SAN ANTONIO—Customs and Border Protection (CBP) is working to wrap up new solicitations for a consolidated border security tower program that will be followed by another request for bids for a command-and-control platform that will tie new, and legacy, sensor systems together, the chief of the U.S. Border Patrol said on Tuesday.

A Request for Proposals (RFP) for the Consolidated Tower & Surveillance Equipment (CTSE) program was expected during the first quarter of 2022, which ends this week, but continues to be ironed out. Industry officials here at the annual Border Security Expo are eyeing the solicitation to see what the Border Patrol’s needs are for a new tranche of surveillance systems that will be used to monitor and detect activity along the nation’s borders between the ports of entry.

Border Patrol Chief Raul Ortiz told attendees at the conference that he’s looking to “capitalize on both the fusion of technology, the fusion of information, and making sure that those front-line agents have the resources that they need.”

Ortiz expects by the end of this week the Border Patrol will have encountered more than 1 million migrants illegally trying to enter the U.S., mostly along the nation’s southwest border, since the start of the federal fiscal year on Oct. 1, 2021. Current and former Border Patrol and Department of Homeland Security officials here said the numbers are “overwhelming.”

In fiscal year 2021, the Border Patrol apprehended nearly 1.7 million illegal migrants. At the current rate of encounters, the agency will top that number by more than 16 percent in FY ’22, Robert Bonner, the fist commissioner of CBP during the administration of George W. Bush, told attendees.

The Border Patrol currently operates three primary fixed or relocatable sensor tower systems, including the newer Autonomous Sensor Towers provided by Anduril Industries, the Integrated Fixed Towers deployed by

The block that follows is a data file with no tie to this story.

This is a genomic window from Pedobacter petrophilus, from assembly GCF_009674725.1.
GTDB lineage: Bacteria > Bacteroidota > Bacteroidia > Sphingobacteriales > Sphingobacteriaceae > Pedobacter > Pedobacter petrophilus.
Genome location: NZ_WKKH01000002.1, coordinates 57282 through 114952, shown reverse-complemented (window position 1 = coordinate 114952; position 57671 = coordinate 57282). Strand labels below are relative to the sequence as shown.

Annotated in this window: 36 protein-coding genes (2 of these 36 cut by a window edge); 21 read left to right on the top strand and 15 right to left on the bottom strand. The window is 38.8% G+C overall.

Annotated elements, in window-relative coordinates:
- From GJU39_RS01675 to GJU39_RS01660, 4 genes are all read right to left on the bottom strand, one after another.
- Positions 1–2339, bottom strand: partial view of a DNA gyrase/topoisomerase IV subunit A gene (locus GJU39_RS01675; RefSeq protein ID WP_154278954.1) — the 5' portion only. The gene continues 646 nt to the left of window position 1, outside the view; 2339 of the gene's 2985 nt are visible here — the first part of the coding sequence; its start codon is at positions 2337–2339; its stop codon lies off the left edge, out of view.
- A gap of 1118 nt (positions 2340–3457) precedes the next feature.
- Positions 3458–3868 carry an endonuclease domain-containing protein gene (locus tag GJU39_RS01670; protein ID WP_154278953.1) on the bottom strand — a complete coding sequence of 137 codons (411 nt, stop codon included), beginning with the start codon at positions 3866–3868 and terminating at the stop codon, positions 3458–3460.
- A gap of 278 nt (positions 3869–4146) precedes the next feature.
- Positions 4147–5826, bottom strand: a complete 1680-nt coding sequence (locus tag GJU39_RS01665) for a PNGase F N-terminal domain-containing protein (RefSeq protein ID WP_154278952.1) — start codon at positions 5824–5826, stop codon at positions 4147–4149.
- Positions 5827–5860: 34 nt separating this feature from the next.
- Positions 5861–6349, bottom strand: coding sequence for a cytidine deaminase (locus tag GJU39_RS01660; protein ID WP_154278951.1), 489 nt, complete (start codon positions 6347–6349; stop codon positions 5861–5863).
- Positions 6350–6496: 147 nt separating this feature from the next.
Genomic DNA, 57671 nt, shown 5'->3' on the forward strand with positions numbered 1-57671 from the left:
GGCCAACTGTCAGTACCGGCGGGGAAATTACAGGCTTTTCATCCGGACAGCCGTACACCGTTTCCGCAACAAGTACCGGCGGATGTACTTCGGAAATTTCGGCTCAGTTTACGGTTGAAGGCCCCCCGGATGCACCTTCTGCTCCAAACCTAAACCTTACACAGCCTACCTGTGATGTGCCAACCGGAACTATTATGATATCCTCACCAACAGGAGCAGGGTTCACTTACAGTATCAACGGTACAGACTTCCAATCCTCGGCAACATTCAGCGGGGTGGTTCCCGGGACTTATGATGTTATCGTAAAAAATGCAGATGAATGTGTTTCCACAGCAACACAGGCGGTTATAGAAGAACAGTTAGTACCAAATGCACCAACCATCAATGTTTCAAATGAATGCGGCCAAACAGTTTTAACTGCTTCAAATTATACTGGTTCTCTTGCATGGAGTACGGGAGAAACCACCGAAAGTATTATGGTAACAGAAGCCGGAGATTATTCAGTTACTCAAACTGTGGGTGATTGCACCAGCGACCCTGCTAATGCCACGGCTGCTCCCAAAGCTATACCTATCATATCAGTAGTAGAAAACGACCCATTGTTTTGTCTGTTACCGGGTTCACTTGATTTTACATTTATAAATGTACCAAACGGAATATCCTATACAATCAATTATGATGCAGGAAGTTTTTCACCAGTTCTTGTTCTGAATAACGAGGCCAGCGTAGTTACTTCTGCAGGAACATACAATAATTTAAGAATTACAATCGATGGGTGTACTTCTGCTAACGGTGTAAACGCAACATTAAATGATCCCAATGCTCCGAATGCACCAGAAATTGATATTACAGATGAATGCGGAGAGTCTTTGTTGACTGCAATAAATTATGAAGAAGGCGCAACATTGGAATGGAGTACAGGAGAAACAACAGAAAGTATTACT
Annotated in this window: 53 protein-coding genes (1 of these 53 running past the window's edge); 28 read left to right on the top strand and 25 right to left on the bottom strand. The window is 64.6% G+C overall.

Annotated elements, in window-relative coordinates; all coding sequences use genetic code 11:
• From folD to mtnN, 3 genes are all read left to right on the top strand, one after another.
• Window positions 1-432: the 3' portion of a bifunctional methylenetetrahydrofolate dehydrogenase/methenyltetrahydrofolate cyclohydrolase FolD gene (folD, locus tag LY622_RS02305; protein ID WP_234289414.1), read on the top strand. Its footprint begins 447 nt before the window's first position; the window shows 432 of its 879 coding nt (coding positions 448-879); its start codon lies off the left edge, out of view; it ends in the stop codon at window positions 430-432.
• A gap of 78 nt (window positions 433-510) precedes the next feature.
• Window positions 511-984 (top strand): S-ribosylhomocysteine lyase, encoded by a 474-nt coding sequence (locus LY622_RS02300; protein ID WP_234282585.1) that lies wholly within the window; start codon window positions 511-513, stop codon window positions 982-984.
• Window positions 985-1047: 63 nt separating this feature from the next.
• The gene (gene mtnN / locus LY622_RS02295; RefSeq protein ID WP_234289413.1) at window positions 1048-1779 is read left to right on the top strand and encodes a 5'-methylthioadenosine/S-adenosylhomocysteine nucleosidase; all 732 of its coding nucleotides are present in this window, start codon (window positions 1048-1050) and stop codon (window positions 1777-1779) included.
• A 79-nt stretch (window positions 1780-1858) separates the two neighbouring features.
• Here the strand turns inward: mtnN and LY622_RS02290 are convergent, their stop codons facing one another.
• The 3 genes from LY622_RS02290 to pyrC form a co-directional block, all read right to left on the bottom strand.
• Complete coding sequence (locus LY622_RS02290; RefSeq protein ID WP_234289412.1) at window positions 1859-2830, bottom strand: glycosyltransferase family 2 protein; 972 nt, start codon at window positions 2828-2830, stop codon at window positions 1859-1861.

Elbit Systems of America, and the Remote Video Surveillance Systems supplied by General Dynamics [GD]. The tower systems have a mix of sensors including radar and electro-optic and infrared cameras and operate at different heights and ranges to meet different mission needs depending on where they are installed.

The Border Patrol also operates a number of mobile sensor systems that are typically deployed on large pickup trucks.

Sean McGoffin, chief of the Border Patrol’s Big Bend Sector, which covers 517 miles of river front along the Rio Grande River in Texas, told reporters at the expo that the current sensor systems give his agents situational awareness that “gives us an idea of what threats we’re looking at and what’s going on in our AOR (area of responsibility), and then we can prioritize that and be more efficient and effective in our processes and how we deploy our manpower and what we do to interdict that.”

For the CTSE effort, based on earlier draft statements by CBP, which is the parent organization to the Border Patrol, industry officials are expecting small, medium and large variants of tower systems and related sensor packages. CBP previously said that it expects to select one or more vendors for the program.

A second RFP expected to be released later year is for a common operating picture that ties together on one user interface the data and imagery from the various border security sensor systems. Ortiz said during briefing to media later in the day that “what we’re having a conversation about is command and control, intelligence and information” and integrating the sensor data from the legacy and future systems “and [being] able to centralize that information and then get it right back out to the front-line agents that are out on patrol.”

Once the RFPs come out, the “hope” is to then as quickly as possible to award contracts, he said.

Industry officials expect that the forthcoming RFP for the COP, and possibly even the sensor systems procured under the CTSE effort, will require artificial intelligence and machine learning capabilities that autonomously sort out items of interest to alert operators and dismiss innocuous activity such as that of animals. Anduril’s AST systems, combined with the company’s LATTICE command and control (C2) platform, already offers AI/ML benefits to the Border Patrol.

Elbit’s Integrated Fixed Towers and the company’s TORCH C2 platform also includes AI/ML features.

Ortiz also said that to get more information out to his agents in the field, he wants them all to be equipped with the ATAK system, which is the Android Team Awareness Kitt app on a cell phone that provides agents the ability to have situational awareness within an operating area in the palm of their hands.

“Almost every migrant we encounter, they have a mobile device,” Ortiz said. “But I haven’t been able to put a mobile device in every Border Patrol agent’s hands. But now, with the budget we have, I’m going to be able to do that.”

ATAK will mean agents will be safer, more efficient and be able to respond more quickly to the migrant activity along the border every day, he said.